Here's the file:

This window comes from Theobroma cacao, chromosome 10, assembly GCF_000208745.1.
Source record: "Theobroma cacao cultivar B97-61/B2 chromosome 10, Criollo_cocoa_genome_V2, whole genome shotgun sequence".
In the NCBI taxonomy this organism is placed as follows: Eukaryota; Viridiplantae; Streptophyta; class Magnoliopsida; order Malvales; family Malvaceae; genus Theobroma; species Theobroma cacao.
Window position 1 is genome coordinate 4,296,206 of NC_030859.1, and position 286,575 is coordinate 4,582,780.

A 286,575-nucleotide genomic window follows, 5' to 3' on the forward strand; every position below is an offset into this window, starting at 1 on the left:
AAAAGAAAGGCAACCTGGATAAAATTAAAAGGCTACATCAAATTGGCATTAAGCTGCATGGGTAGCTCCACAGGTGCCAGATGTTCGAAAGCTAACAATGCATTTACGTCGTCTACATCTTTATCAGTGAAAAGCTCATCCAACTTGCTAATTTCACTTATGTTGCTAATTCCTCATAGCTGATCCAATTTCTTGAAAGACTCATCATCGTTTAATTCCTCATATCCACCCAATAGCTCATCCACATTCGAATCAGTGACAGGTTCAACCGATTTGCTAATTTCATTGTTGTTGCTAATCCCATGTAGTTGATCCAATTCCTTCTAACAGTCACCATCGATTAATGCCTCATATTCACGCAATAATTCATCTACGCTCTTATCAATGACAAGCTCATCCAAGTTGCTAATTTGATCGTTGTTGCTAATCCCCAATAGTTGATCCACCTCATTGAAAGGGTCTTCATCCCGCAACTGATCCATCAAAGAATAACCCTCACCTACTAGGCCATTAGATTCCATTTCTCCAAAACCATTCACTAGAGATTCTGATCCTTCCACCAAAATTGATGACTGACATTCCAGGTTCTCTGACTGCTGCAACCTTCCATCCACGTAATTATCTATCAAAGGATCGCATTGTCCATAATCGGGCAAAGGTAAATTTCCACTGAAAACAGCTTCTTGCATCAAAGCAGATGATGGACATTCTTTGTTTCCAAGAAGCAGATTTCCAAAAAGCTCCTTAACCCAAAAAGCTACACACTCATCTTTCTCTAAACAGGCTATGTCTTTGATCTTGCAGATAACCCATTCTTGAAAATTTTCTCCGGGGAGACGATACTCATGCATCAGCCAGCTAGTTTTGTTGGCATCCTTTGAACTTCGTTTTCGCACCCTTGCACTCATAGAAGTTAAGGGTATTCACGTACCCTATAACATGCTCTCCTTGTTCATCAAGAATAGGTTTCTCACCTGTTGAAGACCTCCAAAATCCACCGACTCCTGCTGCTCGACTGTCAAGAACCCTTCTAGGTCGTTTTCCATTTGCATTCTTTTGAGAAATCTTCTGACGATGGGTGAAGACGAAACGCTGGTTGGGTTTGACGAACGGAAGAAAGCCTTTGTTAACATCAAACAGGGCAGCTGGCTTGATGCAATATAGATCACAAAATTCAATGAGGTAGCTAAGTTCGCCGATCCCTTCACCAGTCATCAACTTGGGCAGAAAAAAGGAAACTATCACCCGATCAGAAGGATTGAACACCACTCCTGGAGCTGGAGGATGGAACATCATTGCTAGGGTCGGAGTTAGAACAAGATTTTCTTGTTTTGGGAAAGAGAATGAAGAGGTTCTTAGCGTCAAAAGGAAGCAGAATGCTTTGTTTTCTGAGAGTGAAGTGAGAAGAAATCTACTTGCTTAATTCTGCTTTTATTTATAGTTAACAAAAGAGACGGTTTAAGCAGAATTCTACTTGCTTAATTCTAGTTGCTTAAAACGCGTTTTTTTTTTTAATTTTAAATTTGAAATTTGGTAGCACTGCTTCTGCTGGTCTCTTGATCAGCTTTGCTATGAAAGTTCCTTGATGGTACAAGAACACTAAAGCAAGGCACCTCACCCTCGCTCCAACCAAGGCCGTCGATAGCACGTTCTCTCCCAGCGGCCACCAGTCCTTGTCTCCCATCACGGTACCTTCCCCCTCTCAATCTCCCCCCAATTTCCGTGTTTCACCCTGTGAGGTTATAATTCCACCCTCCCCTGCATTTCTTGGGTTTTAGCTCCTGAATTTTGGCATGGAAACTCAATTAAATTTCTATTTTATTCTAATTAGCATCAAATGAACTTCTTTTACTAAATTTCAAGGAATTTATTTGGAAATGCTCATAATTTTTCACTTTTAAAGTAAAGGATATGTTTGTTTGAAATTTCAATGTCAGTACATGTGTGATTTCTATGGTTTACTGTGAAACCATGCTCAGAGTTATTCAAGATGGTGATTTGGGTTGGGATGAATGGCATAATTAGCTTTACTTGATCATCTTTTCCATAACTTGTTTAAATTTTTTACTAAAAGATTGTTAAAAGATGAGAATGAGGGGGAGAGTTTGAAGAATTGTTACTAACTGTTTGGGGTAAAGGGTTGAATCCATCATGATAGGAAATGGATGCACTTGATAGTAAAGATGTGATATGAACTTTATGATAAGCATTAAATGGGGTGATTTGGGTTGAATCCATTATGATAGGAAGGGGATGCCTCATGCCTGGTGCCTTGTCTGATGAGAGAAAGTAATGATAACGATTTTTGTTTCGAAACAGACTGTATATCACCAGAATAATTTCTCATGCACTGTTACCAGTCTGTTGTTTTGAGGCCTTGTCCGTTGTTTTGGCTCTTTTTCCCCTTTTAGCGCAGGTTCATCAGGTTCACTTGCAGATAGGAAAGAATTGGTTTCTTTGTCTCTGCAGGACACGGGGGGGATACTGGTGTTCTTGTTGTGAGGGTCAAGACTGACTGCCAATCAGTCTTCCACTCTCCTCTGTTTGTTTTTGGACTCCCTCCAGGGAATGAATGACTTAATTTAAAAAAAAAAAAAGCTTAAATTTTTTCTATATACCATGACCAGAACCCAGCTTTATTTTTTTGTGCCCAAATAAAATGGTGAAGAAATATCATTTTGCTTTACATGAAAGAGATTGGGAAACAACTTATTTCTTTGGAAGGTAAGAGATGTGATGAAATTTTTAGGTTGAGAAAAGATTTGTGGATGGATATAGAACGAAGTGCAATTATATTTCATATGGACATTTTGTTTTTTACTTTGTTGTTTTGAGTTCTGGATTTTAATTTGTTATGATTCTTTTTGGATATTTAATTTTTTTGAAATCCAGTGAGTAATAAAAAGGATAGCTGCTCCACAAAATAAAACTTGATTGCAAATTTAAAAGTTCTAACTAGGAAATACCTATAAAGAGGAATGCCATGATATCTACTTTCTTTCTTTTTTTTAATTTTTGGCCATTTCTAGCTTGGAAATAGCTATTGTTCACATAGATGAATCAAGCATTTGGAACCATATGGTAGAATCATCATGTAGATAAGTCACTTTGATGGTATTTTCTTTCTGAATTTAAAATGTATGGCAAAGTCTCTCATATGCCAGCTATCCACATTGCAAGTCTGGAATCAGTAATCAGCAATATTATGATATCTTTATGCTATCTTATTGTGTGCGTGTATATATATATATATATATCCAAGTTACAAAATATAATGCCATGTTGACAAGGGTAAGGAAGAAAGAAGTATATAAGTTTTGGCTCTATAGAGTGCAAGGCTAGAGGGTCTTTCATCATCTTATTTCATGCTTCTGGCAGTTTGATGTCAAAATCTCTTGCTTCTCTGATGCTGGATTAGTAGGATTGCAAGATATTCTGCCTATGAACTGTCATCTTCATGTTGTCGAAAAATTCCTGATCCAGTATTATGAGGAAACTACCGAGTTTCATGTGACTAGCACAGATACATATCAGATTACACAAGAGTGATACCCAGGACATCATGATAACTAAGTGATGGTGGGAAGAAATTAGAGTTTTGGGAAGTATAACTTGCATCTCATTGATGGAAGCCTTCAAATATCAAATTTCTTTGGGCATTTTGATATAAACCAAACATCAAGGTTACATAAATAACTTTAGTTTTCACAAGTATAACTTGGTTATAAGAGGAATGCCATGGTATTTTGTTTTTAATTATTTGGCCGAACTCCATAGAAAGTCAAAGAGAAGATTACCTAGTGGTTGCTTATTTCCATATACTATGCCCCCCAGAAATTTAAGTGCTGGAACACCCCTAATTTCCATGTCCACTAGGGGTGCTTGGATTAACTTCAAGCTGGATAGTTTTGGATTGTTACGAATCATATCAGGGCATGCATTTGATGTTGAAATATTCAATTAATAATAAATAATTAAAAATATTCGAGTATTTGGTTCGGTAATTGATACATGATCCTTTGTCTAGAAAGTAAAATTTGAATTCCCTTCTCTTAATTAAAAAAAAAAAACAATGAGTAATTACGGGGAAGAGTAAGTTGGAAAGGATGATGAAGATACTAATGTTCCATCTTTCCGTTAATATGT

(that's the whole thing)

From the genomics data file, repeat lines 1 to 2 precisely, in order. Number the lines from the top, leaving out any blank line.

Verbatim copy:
This window comes from Theobroma cacao, chromosome 10, assembly GCF_000208745.1.
Source record: "Theobroma cacao cultivar B97-61/B2 chromosome 10, Criollo_cocoa_genome_V2, whole genome shotgun sequence".